Cool Bubble Science Facts and Experiments!
Bubbles provide the opportunity to study science concepts. Such as:
- Surface tension
We can study and learn about bubble science through observation, experimentation, investigation and most of all by having some fun!
What is a soap bubble?
So a bubble is just air wrapped in a soap film! I much prefer to describe them as mystical rainbow orbs but this is a science lesson. Bubbles are formed when air is captured or blown into a soap film.
Simply bubble juice is made of:
If we looked in a microscope we would see the surfaces of a bubble look very much like a water sandwich, where soap molecules act as the bread and the water is the filling. The inner and outer layer in soap molecules sealing in a layer of water.
Why is a bubble round?
Good question! Bubbles can stretch and be manipulated to be all kinds of shapes. When you first make a bubble it may form long, wobbly and crazy uneven shape, but once a bubble is sealed and settled the bubble will form a ball like sphere. It does this due to surface tension, the soap molecules will always shrink back to its minimum shape. You can add more air to stretch the bubble or disturb the air around the bubble to manipulate the shape but it will always go back to a perfectly round sphere.
Blow bubbles onto a wet table top (or some other kind of solid wet surface). You can blow the bubbles by using a simple straw. Blow a few bubbles and notice how they stick together!
Why do bubbles stick together?
Its all about minimizing their surface area, bubbles will join together to share one common wall.
TRY THIS – Blow 2 bubbles that stick together. Notice they have a common wall. Using a wet straw place your straw inside just touching the common wall and stuck (with a kissing/sucking action). If you did it correctly then the common wall would have popped and you would be left with 1 complete bubble.
Three bubbles stuck together will always meet at a perfect angle of 120 degrees.
But lets blow lots of bubbles all about the same size so that they all stick together!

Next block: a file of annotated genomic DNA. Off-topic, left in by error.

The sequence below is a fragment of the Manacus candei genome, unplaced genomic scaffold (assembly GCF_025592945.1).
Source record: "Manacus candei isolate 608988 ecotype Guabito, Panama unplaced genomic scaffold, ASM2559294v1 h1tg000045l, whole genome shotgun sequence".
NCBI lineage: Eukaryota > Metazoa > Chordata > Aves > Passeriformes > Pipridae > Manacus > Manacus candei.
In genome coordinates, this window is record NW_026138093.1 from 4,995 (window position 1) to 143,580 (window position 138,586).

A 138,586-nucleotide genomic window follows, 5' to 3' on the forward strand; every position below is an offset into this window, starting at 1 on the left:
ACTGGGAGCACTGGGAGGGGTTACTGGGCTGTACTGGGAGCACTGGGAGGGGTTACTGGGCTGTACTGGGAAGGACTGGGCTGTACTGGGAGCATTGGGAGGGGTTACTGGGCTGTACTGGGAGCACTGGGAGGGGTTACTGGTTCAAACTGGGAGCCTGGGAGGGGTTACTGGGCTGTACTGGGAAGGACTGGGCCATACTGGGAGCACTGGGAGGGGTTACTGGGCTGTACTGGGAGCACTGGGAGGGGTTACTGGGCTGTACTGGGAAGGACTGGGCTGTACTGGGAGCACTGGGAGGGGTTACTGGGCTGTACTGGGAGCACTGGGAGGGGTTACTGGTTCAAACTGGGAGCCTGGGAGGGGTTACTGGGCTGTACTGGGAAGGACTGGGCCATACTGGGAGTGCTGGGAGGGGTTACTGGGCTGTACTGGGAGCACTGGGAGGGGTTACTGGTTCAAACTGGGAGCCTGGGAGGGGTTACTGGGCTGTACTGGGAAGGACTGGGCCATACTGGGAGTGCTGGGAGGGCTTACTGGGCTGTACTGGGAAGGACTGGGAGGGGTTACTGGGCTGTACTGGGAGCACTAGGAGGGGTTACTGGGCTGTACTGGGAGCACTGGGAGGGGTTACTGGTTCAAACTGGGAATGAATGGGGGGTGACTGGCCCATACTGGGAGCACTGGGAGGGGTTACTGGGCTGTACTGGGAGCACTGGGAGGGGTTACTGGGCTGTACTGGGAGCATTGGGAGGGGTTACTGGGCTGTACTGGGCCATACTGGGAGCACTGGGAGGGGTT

When you make lots of bubbles all about the same size that stick together you make perfect hexagons, the same shape the bees make there beehive. How cool is that, bees are so very clever they too are very efficient with their spaces and only want to use the minimum amount of wax to create their beehive just like the bubbles want to use the minimum amount of space and soap to hold the bubbles.
Why do bubbles pop?
There are two reasons:
- Something sharp or dry touches the bubble and brakes the bubble wall
- The water between the 2 soap layers evaporates
So a bubble will last longer on a colder day and evaporate/pop quicker on a warmer day.
Hand/Finger Bubble – Experiment Time
Notice I said something sharp or dry will pop a bubble. What happens when we touch a bubble with something wet? Lets wet our fingers/hands with bubble juice and see.
Notice when you try and pop a bubble with a wet finger it will just wrap itself around your finger (or anything else that is wet). And when you pull your finger back out it re seals as if by magic.
Take your bubble mix outdoors, get your hand in blow bubbles and play see what adventures you can have.
Bubbles are fun, surprising and cool! So keep playing, experimenting and most of all enjoy learning!
I have included links to bubble science kits you can buy on Amazon so you can play more and keep learning about bubble science.
How to make giant bubble juice solution & bubble training: